Here's what you need to know about the NBA's upcoming 11-year, $76 billion media rights deal

The NBA might not be happy with the NFL making Christmas Day a regular part of its schedule. However, its new media rights deals nearly put the two leagues in the same economic arena.

The NBA's 11-year, $76 billion contract package would kick in with the 2025-26 season. The deal is for the same number of years as the NFL's most recent agreement, which began with the 2023 season.

The deals with ESPN/ABC, NBC and Amazon Prime Video will average $6.9 billion per season. The NFL averages $10 billion per year, but that is with five networks. Depending on how things fare with TNT Sports, the NBA could cross the $7 billion threshold.

The NFL remains the top attraction because of its ratings and advertising prowess. The NBA is a firm second and can command top dollar due to its younger viewers as well as having a ton of content.

When does this become final?

At least not for a couple of weeks. The NBA has a board of governors meeting in Las Vegas next week and could approve the deal there. Once the league sends the finished contracts to TNT Sports, it would have five days to match one of the deals.

Does TNT Sports have any chance?

Very slim. And if the NBA really wanted to keep one of its legacy partners in the game, it could have carved out a limited fourth package of games by now.

With TNT’s recent acquisitions of the French Open, College Football Playoff early-round games, the Big East and Mountain West, it appears owner Warner Bros. Discovery is preparing for life without the NBA in the fall of 2025. Turner Sports has had the NBA since 1984.

TNT Sports is paying $1.4 billion per season. Considering the amounts of the three proposed packages, that would make the Prime Video rights the one it would be likely to try to match.

Why is the deal so long?

Leagues want economic certainty. For the networks and media companies that hold the rights, live sports continue to be prime real estate for advertisers.

How will this benefit the fan?

You may need to go to your channel guide often, but during the last three months of the regular season there will be a national NBA telecast every night on either ABC, ESPN, NBC, Peacock or Prime Video.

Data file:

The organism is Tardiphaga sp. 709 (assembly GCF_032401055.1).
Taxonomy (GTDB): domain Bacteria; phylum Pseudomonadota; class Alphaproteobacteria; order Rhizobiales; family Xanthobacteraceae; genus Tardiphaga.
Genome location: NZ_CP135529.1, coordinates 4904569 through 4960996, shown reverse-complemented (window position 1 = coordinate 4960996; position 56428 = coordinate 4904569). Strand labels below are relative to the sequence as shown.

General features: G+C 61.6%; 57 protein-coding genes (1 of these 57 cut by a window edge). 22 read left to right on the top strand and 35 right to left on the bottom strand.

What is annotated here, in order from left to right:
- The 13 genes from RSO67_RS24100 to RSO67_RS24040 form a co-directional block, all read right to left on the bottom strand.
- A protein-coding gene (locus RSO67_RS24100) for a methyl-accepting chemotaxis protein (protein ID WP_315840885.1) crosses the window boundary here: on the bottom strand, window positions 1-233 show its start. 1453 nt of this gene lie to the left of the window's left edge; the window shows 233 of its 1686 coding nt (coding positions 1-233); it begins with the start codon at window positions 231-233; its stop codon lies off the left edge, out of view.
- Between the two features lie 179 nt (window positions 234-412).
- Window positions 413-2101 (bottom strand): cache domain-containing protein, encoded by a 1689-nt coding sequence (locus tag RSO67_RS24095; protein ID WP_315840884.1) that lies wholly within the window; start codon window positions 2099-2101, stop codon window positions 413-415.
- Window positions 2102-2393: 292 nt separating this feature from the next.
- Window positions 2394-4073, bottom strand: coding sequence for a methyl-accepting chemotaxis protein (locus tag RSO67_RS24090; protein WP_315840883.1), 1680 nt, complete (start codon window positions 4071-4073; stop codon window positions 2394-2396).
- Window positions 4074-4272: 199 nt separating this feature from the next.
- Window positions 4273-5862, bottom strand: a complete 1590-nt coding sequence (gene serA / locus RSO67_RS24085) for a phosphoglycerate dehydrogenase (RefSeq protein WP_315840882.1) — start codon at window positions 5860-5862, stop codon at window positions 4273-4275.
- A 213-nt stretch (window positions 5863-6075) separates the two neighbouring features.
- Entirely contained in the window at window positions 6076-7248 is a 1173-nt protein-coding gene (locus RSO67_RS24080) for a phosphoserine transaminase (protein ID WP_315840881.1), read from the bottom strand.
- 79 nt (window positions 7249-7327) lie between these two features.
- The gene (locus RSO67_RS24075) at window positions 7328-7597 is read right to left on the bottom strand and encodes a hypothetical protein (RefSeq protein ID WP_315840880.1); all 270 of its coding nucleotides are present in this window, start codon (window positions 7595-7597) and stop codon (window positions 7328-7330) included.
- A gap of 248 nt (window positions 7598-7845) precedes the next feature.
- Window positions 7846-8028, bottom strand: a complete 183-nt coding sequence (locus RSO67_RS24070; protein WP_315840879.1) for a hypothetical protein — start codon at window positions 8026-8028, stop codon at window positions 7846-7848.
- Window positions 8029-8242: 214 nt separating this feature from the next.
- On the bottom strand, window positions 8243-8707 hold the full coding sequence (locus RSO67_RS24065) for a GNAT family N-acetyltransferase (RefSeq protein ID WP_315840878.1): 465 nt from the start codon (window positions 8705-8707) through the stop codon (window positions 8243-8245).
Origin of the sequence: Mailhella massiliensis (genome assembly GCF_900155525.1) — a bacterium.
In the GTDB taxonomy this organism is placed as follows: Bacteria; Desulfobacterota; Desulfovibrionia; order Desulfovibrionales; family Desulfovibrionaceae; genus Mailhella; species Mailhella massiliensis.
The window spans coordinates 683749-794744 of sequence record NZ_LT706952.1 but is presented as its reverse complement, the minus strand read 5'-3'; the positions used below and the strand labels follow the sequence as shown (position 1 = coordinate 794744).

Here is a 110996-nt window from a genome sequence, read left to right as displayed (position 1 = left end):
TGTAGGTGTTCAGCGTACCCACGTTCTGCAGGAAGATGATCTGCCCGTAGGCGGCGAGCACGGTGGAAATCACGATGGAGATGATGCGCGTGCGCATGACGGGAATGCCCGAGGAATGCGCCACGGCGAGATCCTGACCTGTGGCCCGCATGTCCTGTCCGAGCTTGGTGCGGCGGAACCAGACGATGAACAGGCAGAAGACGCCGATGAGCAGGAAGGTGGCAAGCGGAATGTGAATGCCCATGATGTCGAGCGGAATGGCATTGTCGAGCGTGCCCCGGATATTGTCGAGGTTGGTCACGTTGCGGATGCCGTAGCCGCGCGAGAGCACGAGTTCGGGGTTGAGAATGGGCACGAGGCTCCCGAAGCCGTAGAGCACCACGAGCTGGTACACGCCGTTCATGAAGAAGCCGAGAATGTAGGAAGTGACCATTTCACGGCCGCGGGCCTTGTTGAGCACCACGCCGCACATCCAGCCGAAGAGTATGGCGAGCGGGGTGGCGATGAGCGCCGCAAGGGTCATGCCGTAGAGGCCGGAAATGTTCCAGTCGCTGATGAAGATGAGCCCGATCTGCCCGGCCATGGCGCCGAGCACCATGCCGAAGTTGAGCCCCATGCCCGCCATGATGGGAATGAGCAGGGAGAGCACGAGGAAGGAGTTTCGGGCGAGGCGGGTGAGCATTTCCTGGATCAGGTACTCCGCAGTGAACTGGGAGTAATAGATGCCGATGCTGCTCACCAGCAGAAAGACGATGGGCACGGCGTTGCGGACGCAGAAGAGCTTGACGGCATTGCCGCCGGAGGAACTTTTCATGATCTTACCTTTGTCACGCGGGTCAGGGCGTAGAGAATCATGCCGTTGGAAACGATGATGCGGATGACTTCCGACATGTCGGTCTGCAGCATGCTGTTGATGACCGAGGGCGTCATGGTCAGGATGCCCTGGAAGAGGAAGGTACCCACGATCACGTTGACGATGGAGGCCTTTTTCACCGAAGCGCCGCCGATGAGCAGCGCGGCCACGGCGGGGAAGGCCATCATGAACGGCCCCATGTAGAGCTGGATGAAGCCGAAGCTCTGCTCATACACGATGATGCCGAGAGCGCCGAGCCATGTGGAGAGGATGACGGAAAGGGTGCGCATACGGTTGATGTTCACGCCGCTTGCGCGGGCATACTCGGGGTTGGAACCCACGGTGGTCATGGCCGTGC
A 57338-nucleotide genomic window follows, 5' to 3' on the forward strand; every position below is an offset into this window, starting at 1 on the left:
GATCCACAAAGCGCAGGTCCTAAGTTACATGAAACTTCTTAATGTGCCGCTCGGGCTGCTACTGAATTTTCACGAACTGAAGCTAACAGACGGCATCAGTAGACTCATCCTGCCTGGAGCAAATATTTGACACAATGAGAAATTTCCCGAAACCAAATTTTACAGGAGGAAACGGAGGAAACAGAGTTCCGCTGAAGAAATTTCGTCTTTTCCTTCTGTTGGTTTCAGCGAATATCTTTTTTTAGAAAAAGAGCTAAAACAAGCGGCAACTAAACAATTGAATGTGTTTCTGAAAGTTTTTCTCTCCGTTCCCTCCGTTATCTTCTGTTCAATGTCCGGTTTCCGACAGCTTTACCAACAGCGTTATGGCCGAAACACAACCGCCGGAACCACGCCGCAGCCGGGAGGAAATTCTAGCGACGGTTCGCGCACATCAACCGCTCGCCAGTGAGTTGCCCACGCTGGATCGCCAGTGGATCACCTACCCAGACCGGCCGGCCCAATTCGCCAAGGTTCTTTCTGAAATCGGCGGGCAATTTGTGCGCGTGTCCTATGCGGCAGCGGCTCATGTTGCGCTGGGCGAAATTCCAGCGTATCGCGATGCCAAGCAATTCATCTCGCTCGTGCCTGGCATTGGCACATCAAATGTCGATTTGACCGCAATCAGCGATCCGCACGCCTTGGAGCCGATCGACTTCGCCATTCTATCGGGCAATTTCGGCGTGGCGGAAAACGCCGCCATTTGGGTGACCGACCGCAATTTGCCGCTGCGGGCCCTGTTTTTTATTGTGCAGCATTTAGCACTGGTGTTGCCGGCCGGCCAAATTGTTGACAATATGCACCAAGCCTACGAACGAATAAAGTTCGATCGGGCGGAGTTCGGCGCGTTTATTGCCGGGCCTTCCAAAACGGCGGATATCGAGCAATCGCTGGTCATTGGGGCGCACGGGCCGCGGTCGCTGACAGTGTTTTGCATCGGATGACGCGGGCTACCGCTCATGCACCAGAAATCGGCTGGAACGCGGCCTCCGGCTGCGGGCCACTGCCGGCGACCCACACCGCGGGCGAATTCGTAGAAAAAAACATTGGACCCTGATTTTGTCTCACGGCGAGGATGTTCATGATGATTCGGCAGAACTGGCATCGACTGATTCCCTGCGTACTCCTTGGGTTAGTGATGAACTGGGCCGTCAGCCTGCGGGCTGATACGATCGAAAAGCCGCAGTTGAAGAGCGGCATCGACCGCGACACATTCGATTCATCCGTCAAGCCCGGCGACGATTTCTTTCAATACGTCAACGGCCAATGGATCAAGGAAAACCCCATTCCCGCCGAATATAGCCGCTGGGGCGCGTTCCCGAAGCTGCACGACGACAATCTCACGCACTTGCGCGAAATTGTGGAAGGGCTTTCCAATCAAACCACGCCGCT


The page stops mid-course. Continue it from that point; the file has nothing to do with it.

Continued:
Who has the top package?

ESPN and ABC will continue to be home to the league's marquee matchups, as well as the NBA Finals.

Even though the NBA will have two broadcast partners for the first time, the Walt Disney Company was adamant about not sharing the Finals. It will cost Disney $2.6 billion per year, which is just shy of the $2.7 billion per season it pays to the NFL for “Monday Night Football,” two playoff games and the Super Bowl in 2027 and 2031.

Under the current nine-year deal which expires next season, ESPN/ABC pay $1.4 billion per year.

Welcome back, NBC

The network that carried all six of Michael Jordan's title runs with the Chicago Bulls and the first three of Shaquille O'Neal and Kobe Bryant's championships with the Los Angeles Lakers returns after carrying games from 1990 through 2002.

NBC will air a Sunday night package of games once the NFL regular season is over as well as NBA All-Star Weekend. It will regularly air games on Tuesday nights and have a package of Monday games streaming on Peacock.

NBC's deal averages $2.5 billion per season, which is more than the $2 billion it gives to the NFL for “Sunday Night Football.”

Dose this mean ‘Roundball Rock’ is coming back?

Yes. You don't have to wait until the fall of 2025 to hear it though because NBC licenses it for its basketball coverage during the Olympics.

Is the NBA entering the streaming world?

Yes, with Prime Video. It will carry games on Thursday night after the NFL regular season ends, along with games on Friday and Saturday.

Prime Video will also be the main network for the in-season tournament. It will average paying $1.8 billion per season (its deal with the NFL averages $1.1 billion per year).

Because ABC has the NBA Finals, who gets the rest of the playoffs?

All the networks will have games during the first two rounds. When it comes to the conference finals, ESPN/ABC has one series each season while NBC and Amazon Prime Video will alternate who carries the other one.

What does this mean for the NBA?

Labor peace was achieved with a new Collective Bargaining Agreement. The media rights are about to be done. That puts expansion by at least two teams to 32 on deck. The expansion fees will also carry a nice financial windfall for teams.

For players, it means the league’s salary cap will see an annual 10% increase. Get ready for the possibility that the top players may be earning somewhere near $100 million per season by the mid-2030s.

Is the WNBA part of this rights deal?

Yes. All three partners will carry games. ESPN/ABC and Prime Video already have games while NBC will return to carrying the WNBA after doing the first six seasons (1997 through 2002). It is possible the WNBA could still add more partners like it has in recent seasons.


AP Basketball Writer Tim Reynolds contributed to this report.



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